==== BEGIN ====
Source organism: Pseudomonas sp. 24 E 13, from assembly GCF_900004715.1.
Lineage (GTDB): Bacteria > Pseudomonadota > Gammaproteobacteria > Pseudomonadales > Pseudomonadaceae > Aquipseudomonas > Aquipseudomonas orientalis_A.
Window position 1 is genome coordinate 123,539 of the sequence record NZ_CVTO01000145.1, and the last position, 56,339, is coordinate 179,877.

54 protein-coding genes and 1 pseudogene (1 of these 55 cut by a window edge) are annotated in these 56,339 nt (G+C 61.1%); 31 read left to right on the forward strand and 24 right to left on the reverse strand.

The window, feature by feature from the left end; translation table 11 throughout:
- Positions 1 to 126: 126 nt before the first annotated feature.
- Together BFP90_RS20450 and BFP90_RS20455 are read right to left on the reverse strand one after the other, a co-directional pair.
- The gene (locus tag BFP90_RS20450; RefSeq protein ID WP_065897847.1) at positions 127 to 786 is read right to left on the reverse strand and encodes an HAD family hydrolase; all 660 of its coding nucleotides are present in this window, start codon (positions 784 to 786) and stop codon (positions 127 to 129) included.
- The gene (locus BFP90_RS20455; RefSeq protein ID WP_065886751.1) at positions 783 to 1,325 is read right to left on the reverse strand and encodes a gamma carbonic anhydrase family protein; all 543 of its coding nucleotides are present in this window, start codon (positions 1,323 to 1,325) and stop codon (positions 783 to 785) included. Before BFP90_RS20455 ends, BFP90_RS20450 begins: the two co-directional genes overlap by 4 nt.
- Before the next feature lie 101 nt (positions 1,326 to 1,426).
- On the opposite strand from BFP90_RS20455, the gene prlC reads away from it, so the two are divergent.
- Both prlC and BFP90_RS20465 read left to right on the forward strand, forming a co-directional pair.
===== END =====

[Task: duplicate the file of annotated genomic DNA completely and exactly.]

Source organism: Pseudomonas sp. 24 E 13, from assembly GCF_900004715.1.
Lineage (GTDB): Bacteria > Pseudomonadota > Gammaproteobacteria > Pseudomonadales > Pseudomonadaceae > Aquipseudomonas > Aquipseudomonas orientalis_A.
Window position 1 is genome coordinate 123,539 of the sequence record NZ_CVTO01000145.1, and the last position, 56,339, is coordinate 179,877.

54 protein-coding genes and 1 pseudogene (1 of these 55 cut by a window edge) are annotated in these 56,339 nt (G+C 61.1%); 31 read left to right on the forward strand and 24 right to left on the reverse strand.

The window, feature by feature from the left end; translation table 11 throughout:
- Positions 1 to 126: 126 nt before the first annotated feature.
- Together BFP90_RS20450 and BFP90_RS20455 are read right to left on the reverse strand one after the other, a co-directional pair.
- The gene (locus tag BFP90_RS20450; RefSeq protein ID WP_065897847.1) at positions 127 to 786 is read right to left on the reverse strand and encodes an HAD family hydrolase; all 660 of its coding nucleotides are present in this window, start codon (positions 784 to 786) and stop codon (positions 127 to 129) included.
- The gene (locus BFP90_RS20455; RefSeq protein ID WP_065886751.1) at positions 783 to 1,325 is read right to left on the reverse strand and encodes a gamma carbonic anhydrase family protein; all 543 of its coding nucleotides are present in this window, start codon (positions 1,323 to 1,325) and stop codon (positions 783 to 785) included. Before BFP90_RS20455 ends, BFP90_RS20450 begins: the two co-directional genes overlap by 4 nt.
- Before the next feature lie 101 nt (positions 1,326 to 1,426).
- On the opposite strand from BFP90_RS20455, the gene prlC reads away from it, so the two are divergent.
- Both prlC and BFP90_RS20465 read left to right on the forward strand, forming a co-directional pair.